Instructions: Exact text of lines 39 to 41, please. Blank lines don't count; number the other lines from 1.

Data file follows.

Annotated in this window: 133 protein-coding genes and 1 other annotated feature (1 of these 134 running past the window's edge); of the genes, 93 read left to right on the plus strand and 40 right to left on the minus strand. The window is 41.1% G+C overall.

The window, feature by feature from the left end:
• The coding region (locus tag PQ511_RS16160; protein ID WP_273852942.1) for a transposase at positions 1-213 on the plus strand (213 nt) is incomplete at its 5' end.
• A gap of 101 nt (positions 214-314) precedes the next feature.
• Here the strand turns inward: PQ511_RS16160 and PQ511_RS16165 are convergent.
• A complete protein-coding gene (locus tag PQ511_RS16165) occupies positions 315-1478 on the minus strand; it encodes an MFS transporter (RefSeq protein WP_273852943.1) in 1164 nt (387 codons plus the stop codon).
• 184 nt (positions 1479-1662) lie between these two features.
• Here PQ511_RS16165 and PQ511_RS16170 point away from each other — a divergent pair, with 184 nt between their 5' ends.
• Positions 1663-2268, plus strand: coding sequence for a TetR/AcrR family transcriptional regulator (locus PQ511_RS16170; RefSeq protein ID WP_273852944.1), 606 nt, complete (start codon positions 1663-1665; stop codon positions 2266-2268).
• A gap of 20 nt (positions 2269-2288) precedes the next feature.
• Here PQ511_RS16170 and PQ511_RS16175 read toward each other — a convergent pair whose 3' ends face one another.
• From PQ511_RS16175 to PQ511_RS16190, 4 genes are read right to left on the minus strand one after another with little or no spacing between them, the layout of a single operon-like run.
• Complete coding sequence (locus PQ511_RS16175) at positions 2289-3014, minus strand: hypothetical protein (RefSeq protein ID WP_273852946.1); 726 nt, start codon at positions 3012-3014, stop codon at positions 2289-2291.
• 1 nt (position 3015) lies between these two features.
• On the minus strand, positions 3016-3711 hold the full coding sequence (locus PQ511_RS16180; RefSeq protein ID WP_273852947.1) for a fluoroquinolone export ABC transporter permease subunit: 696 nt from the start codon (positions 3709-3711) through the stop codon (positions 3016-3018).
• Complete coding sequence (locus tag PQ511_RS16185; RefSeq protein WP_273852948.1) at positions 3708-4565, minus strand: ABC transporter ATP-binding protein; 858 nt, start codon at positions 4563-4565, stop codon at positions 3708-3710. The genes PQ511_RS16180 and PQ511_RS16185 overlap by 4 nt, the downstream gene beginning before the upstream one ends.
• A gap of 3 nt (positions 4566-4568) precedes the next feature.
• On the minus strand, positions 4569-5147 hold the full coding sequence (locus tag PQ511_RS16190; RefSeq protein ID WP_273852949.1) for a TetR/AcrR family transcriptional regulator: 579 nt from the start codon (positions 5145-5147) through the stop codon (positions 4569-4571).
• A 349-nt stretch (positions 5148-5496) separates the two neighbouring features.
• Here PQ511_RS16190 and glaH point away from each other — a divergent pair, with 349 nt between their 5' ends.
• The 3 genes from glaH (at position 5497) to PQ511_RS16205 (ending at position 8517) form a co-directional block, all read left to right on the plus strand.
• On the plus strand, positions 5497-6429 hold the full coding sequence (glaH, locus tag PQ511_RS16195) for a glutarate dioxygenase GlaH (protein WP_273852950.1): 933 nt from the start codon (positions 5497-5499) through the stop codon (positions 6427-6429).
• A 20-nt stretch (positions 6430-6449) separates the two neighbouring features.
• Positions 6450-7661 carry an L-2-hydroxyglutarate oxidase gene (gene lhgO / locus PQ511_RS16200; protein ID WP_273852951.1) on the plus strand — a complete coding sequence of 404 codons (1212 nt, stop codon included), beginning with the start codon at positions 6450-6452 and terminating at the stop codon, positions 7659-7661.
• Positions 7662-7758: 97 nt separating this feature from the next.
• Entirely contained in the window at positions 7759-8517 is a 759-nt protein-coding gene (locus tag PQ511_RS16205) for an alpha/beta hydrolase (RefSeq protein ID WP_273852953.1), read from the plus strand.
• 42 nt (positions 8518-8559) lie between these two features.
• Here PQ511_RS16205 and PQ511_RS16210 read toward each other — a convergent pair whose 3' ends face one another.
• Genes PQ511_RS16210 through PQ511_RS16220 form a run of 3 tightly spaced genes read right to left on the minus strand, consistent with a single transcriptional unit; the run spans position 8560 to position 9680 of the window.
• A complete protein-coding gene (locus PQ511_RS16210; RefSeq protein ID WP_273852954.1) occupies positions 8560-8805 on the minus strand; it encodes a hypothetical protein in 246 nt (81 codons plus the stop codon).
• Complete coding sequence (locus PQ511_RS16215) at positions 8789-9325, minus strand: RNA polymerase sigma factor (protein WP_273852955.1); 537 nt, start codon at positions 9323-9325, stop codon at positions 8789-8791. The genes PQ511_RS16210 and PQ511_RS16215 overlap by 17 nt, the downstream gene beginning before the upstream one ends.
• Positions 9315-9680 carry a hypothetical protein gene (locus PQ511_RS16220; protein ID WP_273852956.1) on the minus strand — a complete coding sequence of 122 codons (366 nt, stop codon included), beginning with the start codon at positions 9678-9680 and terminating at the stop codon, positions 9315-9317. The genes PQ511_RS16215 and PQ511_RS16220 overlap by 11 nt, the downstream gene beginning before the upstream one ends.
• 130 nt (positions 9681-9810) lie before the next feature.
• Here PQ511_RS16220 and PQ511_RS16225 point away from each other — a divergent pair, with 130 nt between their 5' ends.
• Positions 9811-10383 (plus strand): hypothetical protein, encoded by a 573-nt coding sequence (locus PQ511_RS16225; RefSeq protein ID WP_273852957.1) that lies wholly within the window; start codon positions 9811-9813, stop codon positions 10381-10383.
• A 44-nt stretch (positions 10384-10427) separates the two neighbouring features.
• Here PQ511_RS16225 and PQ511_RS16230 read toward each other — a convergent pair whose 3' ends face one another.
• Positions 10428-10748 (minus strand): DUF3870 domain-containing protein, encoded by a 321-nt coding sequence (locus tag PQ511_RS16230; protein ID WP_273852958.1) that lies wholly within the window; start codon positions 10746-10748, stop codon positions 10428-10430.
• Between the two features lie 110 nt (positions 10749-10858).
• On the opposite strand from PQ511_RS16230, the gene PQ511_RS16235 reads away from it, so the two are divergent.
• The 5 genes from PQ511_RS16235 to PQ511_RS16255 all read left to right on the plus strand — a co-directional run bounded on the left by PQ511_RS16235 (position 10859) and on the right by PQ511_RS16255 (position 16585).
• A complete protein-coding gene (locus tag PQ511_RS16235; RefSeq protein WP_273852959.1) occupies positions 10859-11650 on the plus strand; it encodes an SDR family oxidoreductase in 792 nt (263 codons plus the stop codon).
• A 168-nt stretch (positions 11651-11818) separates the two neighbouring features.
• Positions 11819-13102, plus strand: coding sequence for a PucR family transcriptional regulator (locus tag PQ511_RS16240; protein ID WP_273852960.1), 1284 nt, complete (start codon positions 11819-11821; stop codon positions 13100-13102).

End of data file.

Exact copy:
• Between the two features lie 110 nt (positions 10749-10858).
• On the opposite strand from PQ511_RS16230, the gene PQ511_RS16235 reads away from it, so the two are divergent.
• The 5 genes from PQ511_RS16235 to PQ511_RS16255 all read left to right on the plus strand — a co-directional run bounded on the left by PQ511_RS16235 (position 10859) and on the right by PQ511_RS16255 (position 16585).